First book done after the move. The Silk Road. I have often heard of the term but did not fully understand what the actual reality of the term meant. The Silk Road is the myriad of routes between Western China and roughly Iran. I am fortunate that I recently read a book on the Sassanian Empire which greatly assisted with my comprehension of the subject under discussion. The routes were a network that funneled trade goods from such exotic places as Samarkand, Tashkent, Kucha, Tibet, and China. Si First book done after the move. The Silk Road. I have often heard of the term but did not fully understand what the actual reality of the term meant. The Silk Road is the myriad of routes between Western China and roughly Iran. I am fortunate that I recently read a book on the Sassanian Empire which greatly assisted with my comprehension of the subject under discussion. The routes were a network that funneled trade goods from such exotic places as Samarkand, Tashkent, Kucha, Tibet, and China. Silk was actually used as currency in many ways. Silk paid for Chinese garrisons. Silk was used to pay taxes. A whole system of currency came to light as I read more. Most important was the transfer of people and ideas from on Silk Road location to another. Writing, religion, and methods moved as populations of Persians, Chinese, and other central Asian societies intermeshed. The work discussed archeological evidence throughout so this was different for me compared to my other readings. Overall a very good book.

  11. 4 out of 5

    Layla Johnston

    Did you know the first printed book was not the Guttenberg Bible, but a Buddhist text, the Diamond Sutra? And without the Chinese invention of paper, the printing press would not have allowed for mass scale reproduction of texts. Paper allows ink to adhere and absorb, unlike vellum or other documents used for recording written words and transactions. The Diamond Sutra was found in a library cave along the Silk Road, along with many other important historical documents (that were then stolen and Did you know the first printed book was not the Guttenberg Bible, but a Buddhist text, the Diamond Sutra? And without the Chinese invention of paper, the printing press would not have allowed for mass scale reproduction of texts. Paper allows ink to adhere and absorb, unlike vellum or other documents used for recording written words and transactions. The Diamond Sutra was found in a library cave along the Silk Road, along with many other important historical documents (that were then stolen and smuggled out of the country by Aurel Stein, a researcher working on behalf of the Indian and British authorities in the early 1900s). An excellent read on the history of the Silk Road that clarifies and corrects previously Western-based (and biased) histories. The author is able to write in a manner that non-academics can follow. I look forward to reading other histories by Valerie Hansen.

  12. 4 out of 5

    MH

    Given this book focuses on archeological study results, I didn't know expect it to hold my interest. I was pleasantly surprised. The findings in this book hold weight today in debates over the Uighurs' autonomy and with China's One Belt One Road initiative. Three stars because I don't think audiences outside of people with interest in History, China, and/or Central Asia would find this interesting. However, it was more compelling than I expected. Given this book focuses on archeological study results, I didn't know expect it to hold my interest. I was pleasantly surprised. The findings in this book hold weight today in debates over the Uighurs' autonomy and with China's One Belt One Road initiative. Three stars because I don't think audiences outside of people with interest in History, China, and/or Central Asia would find this interesting. However, it was more compelling than I expected.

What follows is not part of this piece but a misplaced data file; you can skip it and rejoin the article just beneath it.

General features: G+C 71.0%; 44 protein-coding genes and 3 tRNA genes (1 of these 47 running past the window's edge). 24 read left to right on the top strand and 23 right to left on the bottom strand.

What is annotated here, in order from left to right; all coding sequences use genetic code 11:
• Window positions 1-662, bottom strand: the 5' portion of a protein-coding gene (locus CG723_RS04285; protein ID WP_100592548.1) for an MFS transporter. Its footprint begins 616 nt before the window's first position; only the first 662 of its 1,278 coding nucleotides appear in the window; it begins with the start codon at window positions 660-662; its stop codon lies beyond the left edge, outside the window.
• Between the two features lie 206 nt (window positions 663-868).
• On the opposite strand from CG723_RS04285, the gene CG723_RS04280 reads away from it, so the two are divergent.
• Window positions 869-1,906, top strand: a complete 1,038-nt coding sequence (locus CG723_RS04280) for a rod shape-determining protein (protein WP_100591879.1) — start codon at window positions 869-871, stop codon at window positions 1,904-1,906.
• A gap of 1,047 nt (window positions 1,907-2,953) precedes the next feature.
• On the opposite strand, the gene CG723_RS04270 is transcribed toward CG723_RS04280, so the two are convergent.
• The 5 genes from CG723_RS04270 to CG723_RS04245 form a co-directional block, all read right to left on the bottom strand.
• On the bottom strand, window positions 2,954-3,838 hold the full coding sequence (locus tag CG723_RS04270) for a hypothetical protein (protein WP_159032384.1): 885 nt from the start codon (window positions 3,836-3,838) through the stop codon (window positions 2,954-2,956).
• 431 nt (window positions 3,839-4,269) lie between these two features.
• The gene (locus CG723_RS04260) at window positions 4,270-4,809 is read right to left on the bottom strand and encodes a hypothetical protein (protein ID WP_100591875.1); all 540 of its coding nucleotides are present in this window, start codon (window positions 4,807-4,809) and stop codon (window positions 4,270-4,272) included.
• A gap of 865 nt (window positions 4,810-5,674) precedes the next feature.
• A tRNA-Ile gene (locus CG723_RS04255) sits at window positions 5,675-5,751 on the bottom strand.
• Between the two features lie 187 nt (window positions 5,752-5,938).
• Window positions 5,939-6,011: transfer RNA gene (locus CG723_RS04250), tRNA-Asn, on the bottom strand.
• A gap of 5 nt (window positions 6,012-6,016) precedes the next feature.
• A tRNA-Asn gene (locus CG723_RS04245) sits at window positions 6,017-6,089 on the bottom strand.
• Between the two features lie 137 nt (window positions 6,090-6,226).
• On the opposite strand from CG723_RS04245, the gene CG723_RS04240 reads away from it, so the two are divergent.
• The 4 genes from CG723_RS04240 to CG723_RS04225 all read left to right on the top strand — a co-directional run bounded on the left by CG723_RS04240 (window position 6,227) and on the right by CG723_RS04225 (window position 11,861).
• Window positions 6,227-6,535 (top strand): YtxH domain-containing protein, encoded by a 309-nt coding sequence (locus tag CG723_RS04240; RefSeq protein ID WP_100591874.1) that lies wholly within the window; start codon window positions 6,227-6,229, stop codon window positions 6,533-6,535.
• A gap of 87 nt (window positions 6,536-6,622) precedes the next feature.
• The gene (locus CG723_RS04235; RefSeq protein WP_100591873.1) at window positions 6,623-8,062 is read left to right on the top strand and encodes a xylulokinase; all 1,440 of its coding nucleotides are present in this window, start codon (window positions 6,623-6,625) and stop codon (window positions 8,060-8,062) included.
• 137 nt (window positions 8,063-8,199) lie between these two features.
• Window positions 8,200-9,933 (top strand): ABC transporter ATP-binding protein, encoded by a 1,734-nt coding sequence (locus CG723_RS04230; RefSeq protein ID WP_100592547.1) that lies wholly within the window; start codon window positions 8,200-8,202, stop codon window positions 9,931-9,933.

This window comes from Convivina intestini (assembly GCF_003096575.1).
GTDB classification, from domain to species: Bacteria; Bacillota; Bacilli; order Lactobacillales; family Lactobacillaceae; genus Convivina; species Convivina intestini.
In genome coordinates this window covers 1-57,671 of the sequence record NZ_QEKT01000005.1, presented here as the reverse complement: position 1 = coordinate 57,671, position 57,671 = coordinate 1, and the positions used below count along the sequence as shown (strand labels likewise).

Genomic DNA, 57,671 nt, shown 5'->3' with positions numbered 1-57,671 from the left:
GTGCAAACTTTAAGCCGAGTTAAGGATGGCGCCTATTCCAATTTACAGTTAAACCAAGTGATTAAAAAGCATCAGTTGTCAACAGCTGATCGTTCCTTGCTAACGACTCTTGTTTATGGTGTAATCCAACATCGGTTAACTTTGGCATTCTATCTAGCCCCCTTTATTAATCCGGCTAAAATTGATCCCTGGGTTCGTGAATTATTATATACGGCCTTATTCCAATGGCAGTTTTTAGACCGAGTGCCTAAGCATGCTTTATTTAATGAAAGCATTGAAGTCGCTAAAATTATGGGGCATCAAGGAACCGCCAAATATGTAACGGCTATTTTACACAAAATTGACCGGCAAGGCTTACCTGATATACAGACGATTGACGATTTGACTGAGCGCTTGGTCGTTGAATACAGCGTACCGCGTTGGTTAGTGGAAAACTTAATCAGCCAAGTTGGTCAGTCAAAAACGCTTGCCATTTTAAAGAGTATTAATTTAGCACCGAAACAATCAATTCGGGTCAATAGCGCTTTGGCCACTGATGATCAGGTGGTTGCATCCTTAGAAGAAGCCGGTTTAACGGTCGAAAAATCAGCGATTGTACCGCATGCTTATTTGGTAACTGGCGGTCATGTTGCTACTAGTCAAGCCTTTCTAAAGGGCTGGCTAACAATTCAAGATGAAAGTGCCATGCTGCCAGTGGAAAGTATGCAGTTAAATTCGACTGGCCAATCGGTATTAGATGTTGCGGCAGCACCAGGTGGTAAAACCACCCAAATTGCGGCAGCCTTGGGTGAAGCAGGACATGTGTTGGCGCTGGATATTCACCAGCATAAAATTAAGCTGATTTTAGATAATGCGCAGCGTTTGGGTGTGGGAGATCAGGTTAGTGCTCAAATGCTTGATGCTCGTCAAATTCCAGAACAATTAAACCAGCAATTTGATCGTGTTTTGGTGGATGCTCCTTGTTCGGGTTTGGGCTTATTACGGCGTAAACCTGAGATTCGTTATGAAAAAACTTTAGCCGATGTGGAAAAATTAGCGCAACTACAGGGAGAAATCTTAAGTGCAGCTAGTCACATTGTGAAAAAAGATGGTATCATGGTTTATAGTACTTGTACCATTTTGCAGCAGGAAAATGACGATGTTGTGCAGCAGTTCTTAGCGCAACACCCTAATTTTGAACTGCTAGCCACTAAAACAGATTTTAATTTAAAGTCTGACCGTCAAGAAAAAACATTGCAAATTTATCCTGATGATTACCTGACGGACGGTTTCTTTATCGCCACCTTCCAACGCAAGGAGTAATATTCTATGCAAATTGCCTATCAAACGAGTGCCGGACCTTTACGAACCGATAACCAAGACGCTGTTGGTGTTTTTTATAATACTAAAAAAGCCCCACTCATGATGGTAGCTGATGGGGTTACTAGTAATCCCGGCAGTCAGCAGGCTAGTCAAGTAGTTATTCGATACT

13. 5 out of 5

    Brooks

    Interesting history with a focus on archelogy. Each chapter of the book covers a city along the silk road telling of the development of the city, its rulers, and the archelogy in the area. There are some myths that are dispelled in this book – China and Rome never were trading partners – no evidence, the closest, tenuous relationship is between Byzantine and China. The silk road was not a major trading route – few merchants, caravans were typically 4 people and 10 cattle, infrequent, and not a m Interesting history with a focus on archelogy. Each chapter of the book covers a city along the silk road telling of the development of the city, its rulers, and the archelogy in the area. There are some myths that are dispelled in this book – China and Rome never were trading partners – no evidence, the closest, tenuous relationship is between Byzantine and China. The silk road was not a major trading route – few merchants, caravans were typically 4 people and 10 cattle, infrequent, and not a major part of life. With that said, royal delegations/tributes were more common. The many kingdoms of regions sending delegations to China and among themselves. The peak of the Silk Road was during the Tang dynasty (618-907) in which the Chinese placed garrison troops in several of the cities. The money sent to soldiers was typically standardized bolts of silk cloth which then stimulated the economies in these subsistence oasis towns. One of the main travelers on the silk road were monks and the silk road was critical for the spread of Buddhism – with many monks from China going to India to study the original texts.